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                                        Volume. 11923
A singular success: The uniqueness of the Islamic Revolution in Iran
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“The historical oddity, if not uniqueness, of the Iranian revolution can be seen in its four salient features: its unforeseen rapid rise; its wide base of urban support; its vague ideological character; and, above all, its ultimate singular objective, to oust the shah.”
 
— Former Iranian Minister of Finance Jahangir Amuzegar 
 
Over 35 years ago, Iran, leading the Middle East then as it does now, experienced the region’s first Islamic awakening.  Ousting an entrenched monarchal dictator who enjoyed U.S. support, Iran’s citizenry managed to carry out a largely non-violent revolution, toppling the oppressive regime of Mohammad Reza Pahlavi and establishing a unique Islamic republic.  Today, Iran is a singular success in the Persian Gulf region, having established itself literally as the “island of stability” former U.S. President Jimmy Carter mistakenly spoke of on December 31, 1977. 
 
What made this seminal event of the 20th century so unique?  “The Revolution was a backlash against a Western-backed autocrat whose policies deliberately undermined Iran's culture and values and deprived them of their religious and cultural identity,” explained the Iranian Embassy in Copenhagen in a press release,  but clearly the Islamic Revolution in Iran was not exceptional in this regard, being only one of a number of revolutions against Western-backed dictators, two recent examples of which are the overthrow of Hosni Mubarak in Egypt and Zein al-Abideen bin Ali in Tunisia.  Certainly, that a 2500-year-old monarchy backed by the military might of the U.S. would fall after a mere day and a half of street fighting in Tehran  is in itself striking, but perhaps the three attributes that in combination give the Iranian Revolution its uniqueness are its unanticipated occurrence, rapid development and unprecedented popular support.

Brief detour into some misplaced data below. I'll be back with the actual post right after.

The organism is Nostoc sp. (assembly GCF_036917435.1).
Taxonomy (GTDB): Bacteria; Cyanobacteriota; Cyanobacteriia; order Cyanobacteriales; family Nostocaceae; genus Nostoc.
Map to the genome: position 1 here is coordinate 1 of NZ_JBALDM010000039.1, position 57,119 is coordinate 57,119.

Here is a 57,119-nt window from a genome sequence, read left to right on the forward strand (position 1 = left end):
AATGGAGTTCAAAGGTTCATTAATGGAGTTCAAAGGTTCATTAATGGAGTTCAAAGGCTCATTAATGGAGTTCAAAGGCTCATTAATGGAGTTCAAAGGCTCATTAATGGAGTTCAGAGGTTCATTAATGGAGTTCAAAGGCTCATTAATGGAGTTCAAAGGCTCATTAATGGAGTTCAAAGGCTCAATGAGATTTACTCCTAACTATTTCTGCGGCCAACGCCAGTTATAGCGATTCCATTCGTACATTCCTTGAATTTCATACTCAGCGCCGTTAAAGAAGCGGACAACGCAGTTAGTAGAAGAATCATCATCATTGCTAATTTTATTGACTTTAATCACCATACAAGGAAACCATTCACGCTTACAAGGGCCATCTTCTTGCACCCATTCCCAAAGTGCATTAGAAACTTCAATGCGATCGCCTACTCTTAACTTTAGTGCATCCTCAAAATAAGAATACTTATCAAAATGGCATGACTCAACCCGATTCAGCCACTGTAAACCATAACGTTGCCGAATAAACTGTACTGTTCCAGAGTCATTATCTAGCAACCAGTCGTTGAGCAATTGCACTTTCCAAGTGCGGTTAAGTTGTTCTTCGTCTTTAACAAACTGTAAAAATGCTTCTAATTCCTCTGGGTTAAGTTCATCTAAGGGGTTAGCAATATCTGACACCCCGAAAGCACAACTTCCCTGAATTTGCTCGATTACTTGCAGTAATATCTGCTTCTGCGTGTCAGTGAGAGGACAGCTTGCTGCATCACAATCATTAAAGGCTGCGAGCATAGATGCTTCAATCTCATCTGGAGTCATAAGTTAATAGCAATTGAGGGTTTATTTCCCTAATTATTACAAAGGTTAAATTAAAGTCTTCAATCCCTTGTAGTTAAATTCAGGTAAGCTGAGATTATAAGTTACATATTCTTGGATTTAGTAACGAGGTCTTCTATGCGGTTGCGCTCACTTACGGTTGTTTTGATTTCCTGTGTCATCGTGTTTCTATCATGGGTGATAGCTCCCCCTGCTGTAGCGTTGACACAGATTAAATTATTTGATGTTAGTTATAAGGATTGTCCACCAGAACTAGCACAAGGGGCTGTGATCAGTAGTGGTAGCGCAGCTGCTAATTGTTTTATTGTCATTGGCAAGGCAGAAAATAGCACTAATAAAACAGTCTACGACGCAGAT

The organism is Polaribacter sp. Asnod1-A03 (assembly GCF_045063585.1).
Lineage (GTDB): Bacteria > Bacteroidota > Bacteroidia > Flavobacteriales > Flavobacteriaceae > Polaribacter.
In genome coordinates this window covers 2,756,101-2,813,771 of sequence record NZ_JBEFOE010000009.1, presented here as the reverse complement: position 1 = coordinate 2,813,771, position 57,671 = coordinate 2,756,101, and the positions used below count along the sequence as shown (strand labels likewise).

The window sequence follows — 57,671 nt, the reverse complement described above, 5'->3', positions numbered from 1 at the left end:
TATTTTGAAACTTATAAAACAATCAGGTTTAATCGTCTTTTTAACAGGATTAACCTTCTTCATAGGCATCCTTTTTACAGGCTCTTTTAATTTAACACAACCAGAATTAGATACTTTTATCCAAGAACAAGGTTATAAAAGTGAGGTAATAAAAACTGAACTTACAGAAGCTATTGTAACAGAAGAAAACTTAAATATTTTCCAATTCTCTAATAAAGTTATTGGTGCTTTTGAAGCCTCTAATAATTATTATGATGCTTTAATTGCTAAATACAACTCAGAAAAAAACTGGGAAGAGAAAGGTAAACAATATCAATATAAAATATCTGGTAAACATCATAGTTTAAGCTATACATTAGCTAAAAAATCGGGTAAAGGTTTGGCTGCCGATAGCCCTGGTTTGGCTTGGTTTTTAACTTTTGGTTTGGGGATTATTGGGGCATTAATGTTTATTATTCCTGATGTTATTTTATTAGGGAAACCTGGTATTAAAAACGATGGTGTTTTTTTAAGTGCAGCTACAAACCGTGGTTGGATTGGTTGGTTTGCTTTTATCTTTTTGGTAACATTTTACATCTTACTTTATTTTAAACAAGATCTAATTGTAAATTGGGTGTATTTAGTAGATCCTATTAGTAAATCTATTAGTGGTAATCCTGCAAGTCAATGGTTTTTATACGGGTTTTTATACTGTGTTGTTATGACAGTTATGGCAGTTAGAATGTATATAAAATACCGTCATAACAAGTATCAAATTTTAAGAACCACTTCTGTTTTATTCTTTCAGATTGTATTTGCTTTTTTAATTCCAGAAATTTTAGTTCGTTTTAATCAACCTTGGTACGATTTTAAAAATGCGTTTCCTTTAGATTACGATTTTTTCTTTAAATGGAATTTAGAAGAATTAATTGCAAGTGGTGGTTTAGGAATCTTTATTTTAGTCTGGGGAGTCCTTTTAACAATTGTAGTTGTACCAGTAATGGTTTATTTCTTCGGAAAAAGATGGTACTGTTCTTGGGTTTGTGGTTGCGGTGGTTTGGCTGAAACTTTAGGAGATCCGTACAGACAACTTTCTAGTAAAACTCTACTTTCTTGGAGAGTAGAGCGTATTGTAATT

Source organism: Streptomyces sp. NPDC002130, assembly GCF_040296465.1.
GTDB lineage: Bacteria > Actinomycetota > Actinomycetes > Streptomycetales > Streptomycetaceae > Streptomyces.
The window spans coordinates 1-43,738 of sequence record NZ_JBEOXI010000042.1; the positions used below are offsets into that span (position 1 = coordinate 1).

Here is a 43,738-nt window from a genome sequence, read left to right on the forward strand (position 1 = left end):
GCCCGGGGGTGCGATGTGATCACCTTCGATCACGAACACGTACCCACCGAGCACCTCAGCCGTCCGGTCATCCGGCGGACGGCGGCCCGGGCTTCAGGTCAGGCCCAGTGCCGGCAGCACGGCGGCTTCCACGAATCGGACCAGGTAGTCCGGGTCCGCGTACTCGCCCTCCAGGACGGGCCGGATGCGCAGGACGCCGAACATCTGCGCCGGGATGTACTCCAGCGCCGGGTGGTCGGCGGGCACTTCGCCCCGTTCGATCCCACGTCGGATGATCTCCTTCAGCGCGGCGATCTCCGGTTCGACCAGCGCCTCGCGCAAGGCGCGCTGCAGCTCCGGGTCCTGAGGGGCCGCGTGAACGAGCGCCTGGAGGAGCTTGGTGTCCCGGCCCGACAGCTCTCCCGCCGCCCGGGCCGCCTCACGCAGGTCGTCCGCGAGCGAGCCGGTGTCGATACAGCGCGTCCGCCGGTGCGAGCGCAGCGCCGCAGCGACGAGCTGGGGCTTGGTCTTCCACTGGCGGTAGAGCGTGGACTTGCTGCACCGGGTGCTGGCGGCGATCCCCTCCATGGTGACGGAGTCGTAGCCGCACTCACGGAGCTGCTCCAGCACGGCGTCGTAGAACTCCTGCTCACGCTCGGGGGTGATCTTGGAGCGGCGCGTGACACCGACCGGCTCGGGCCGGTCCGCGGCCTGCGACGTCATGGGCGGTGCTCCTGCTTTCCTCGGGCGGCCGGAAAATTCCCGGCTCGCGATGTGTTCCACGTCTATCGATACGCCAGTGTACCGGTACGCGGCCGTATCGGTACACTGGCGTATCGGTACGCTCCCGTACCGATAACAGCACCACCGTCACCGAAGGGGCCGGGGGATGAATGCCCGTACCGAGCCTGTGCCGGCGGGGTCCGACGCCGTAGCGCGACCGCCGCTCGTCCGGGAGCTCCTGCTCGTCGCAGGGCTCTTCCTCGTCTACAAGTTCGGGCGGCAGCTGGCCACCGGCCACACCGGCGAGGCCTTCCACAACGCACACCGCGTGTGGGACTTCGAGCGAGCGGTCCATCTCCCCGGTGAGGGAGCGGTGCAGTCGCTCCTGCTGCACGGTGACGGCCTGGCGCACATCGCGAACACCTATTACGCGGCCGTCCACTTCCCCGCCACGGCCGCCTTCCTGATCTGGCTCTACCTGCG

Unanticipated occurrence
 
The U.S. and its Western allies were completely caught off guard by the Islamic Revolution in Iran, as was, apparently, the former Soviet Union and its KGB.   In November of 1977 during a visit to the White House by the shah, U.S. Ambassador to Iran William Sullivan expressed surprise at seeing Iranian and American students protesting against the Pahlavi regime while holding posters of Ayatollah Khomeini.  In his 1977 annual report, British ambassador to Iran Anthony Parsons advised that despite an awaking of political dissent in Iran, he concluded that this would be “no threat to basic stability.”   Six months before the victory of the Islamic Revolution in Iran, the CIA reported that Iran was not in a revolutionary or even a “prerevolutionary” situation.   On October 28, 1978, almost two months after the Black Friday massacre on September 8 in what was then known as Zhaleh Square and is now called Martyrs’ Square in Tehran, the Defense Intelligence Agency reported that the shah “is expected to remain actively in power over the next ten years.”   
 
On November 30, U.S. President Carter confidently remarked, “We trust the shah to maintain stability in Iran, to continue the democratization process, and also to continue with the progressive change in the Iranian social and economic structure...”  Even as late as December 12, 1978, barely a month before the shah fled Iran, Carter retained his confidence in the stability of the Iranian monarchy. “I fully expect the shah to maintain power in Iran ... I think the predictions of doom and disaster that have come from sources have not been realized at all.”    Carter’s reference to “sources” may have been directed towards U.S. ambassador to Iran William H. Sullivan, who almost lost his job when he suggested in November 1978 that some Iranians may be considering alternatives to the shah, in other words, that a revolution may be in progress.